On July 7th, the European Data Protection Board (“EDPB”) adopted its finalized guidelines on the concepts of controller and processor in the General Data Protection Regulation (“GDPR”). While the EDPB’s predecessor – the Article 29 Working Party – had issued guidance on the concepts of controller/processor (Opinion 1/2010, WP169) back in 2010, many practical concerns have been raised since the entry into force of the GDPR. These concerns relate in particular to the concept of joint controllership (in Article 26 GDPR) and the specific obligations imposed on processors (mainly in Article 28 GDPR). To address these concerns, the EDPB published draft guidelines last year, which were open to public consultation. The newly released guidelines now take into account the feedback from various stakeholders.
With the new guidelines, the EDPB seeks to provide guidance on the concepts of controller and processer based on the GDPR’s definitions (contained in Article 4 GDPR) and the provisions governing the obligations of controllers and processors in Chapter IV of the GDPR.
In the first part of the guidance, the EDPB clarifies the precise meaning of the concepts of controller, joint controller and processor, and analyzes the different building blocks of their legal definitions in detail. The EDPB emphasizes that the criteria for the correct interpretation of these concepts must be sufficiently clear and consistent throughout the European Economic Area (“EEA”), as these are functional but autonomous concepts that play a crucial role in the application of the GDPR. The concepts are functional concepts in that they aim to allocate responsibilities according to the actual roles of the parties. They are autonomous in that they should be interpreted mainly according to EU data protection law.
In the second part, the EDPB explains the consequences of attributing different roles between (joint) controllers and processors as well as their respective responsibilities. To this end, the EDPB looks further into the relationship between controllers and processors as well as to the consequences of joint controllership.
With respect to the relationship between a controller and a processor, the EDPB underlines the requirement to ensure that there is a contract or other legal act in place which covers the requirements set out by Article 28(3) GDPR. The EDPB emphasizes that this contract or other legal act should not merely restate the requirements outlined in Article 28(3) GDPR. Rather, it should include more specific, concrete information as to how the requirements will be met in practice (e.g., by specifying how particular information will be communicated, when and to whom). In the finalized version of the guidance, the EDPB appears to be particularly keen to point out that certain responsibilities (such as notifying a personal data breach to a Supervisory Authority, carrying out a data protection impact assessment, or mandating an auditor) remains ultimately the responsibility of the controller, even where the processor may be assisting with those activities. As to the Standard Contractual Clauses (SCCs) adopted for the purposes of Article 28(3) GDPR (see our advisory here), the EDPB explains that use of these SCCs is not necessary, but that relying upon them may contribute to rebalancing power between the parties where one party is in a weaker negotiation position.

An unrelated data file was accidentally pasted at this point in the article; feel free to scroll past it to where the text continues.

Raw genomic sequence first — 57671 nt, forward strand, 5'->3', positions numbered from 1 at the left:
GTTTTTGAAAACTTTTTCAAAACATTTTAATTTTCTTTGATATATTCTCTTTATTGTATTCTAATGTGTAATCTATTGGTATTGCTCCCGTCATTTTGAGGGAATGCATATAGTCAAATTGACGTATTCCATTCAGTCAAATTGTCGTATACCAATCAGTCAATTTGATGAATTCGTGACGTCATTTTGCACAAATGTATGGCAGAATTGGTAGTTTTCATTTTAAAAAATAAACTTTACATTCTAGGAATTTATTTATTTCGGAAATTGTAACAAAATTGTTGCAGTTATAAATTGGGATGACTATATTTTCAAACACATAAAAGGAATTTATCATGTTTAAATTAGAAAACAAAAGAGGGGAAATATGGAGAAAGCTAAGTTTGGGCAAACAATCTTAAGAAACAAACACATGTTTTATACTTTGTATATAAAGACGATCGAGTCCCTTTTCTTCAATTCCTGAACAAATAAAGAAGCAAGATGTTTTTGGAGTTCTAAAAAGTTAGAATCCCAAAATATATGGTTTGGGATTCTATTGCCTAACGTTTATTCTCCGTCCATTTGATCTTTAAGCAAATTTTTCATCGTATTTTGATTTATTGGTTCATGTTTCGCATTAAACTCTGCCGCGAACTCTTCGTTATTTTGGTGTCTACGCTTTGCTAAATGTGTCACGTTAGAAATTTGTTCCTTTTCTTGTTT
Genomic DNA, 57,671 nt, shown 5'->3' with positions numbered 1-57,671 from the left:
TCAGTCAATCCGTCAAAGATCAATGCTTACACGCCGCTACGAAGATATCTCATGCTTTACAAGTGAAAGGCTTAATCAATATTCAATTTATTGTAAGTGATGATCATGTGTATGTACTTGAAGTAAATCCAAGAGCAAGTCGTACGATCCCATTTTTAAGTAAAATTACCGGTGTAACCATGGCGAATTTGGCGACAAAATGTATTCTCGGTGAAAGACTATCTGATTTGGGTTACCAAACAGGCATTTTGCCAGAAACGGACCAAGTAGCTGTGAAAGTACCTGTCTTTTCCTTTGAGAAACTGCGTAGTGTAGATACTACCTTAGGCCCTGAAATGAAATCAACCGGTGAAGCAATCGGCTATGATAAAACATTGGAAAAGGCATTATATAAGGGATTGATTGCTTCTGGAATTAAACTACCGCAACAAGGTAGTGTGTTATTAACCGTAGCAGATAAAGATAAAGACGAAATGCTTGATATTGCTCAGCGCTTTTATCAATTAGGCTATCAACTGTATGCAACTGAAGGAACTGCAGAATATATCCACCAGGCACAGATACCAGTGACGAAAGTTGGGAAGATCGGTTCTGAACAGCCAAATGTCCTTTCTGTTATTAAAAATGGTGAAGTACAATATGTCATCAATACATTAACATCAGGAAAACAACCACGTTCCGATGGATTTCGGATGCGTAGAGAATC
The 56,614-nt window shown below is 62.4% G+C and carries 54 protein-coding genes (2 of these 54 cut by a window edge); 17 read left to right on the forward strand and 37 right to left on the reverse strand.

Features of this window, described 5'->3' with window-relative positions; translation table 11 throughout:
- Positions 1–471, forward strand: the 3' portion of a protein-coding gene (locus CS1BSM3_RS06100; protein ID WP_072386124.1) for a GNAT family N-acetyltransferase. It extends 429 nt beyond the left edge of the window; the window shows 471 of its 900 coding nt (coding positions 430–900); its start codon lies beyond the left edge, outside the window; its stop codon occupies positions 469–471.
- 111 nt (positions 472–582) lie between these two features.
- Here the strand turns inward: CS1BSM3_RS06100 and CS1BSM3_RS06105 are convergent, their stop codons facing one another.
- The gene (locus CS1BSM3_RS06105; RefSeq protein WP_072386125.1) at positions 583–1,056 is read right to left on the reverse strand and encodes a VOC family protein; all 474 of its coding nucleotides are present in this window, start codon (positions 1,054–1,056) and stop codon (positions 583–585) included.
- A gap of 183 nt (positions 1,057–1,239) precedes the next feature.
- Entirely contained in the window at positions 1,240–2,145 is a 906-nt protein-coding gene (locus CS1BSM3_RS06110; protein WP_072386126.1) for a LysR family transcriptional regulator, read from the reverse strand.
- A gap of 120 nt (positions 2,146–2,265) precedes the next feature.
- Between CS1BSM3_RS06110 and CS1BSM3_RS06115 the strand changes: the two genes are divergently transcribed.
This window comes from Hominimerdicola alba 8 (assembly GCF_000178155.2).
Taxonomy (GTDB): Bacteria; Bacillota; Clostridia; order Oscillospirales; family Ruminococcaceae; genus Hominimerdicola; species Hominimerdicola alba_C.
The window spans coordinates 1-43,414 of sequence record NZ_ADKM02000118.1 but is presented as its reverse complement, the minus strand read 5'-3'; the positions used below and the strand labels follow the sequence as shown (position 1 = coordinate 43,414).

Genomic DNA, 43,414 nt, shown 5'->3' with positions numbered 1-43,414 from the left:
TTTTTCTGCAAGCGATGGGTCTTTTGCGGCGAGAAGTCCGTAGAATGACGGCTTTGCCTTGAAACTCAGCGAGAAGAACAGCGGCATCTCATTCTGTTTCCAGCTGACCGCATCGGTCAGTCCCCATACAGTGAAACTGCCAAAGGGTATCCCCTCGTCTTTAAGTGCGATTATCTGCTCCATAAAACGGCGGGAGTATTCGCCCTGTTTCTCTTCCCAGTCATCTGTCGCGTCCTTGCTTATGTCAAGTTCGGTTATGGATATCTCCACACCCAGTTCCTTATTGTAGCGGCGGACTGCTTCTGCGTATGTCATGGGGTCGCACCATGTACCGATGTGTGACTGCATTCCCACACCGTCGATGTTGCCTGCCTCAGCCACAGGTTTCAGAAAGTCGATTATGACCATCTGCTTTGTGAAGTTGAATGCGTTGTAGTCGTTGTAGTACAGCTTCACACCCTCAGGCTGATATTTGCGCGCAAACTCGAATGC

With regards to joint controllership, the EDPB reminds joint controllers that they must determine and agree on their respective responsibilities to ensure compliance with the GDPR. Joint controllers need to set out “who does what” by allocating tasks, roles, and responsibilities. The EDPB anticipates that in most cases this will be memorialized in a contract. The parties may decide to appoint a single point of contact for data subjects, but even if they do, data subjects can still exercise their data protection rights in respect of and against each of the joint controllers individually.
Source: Alston & Bird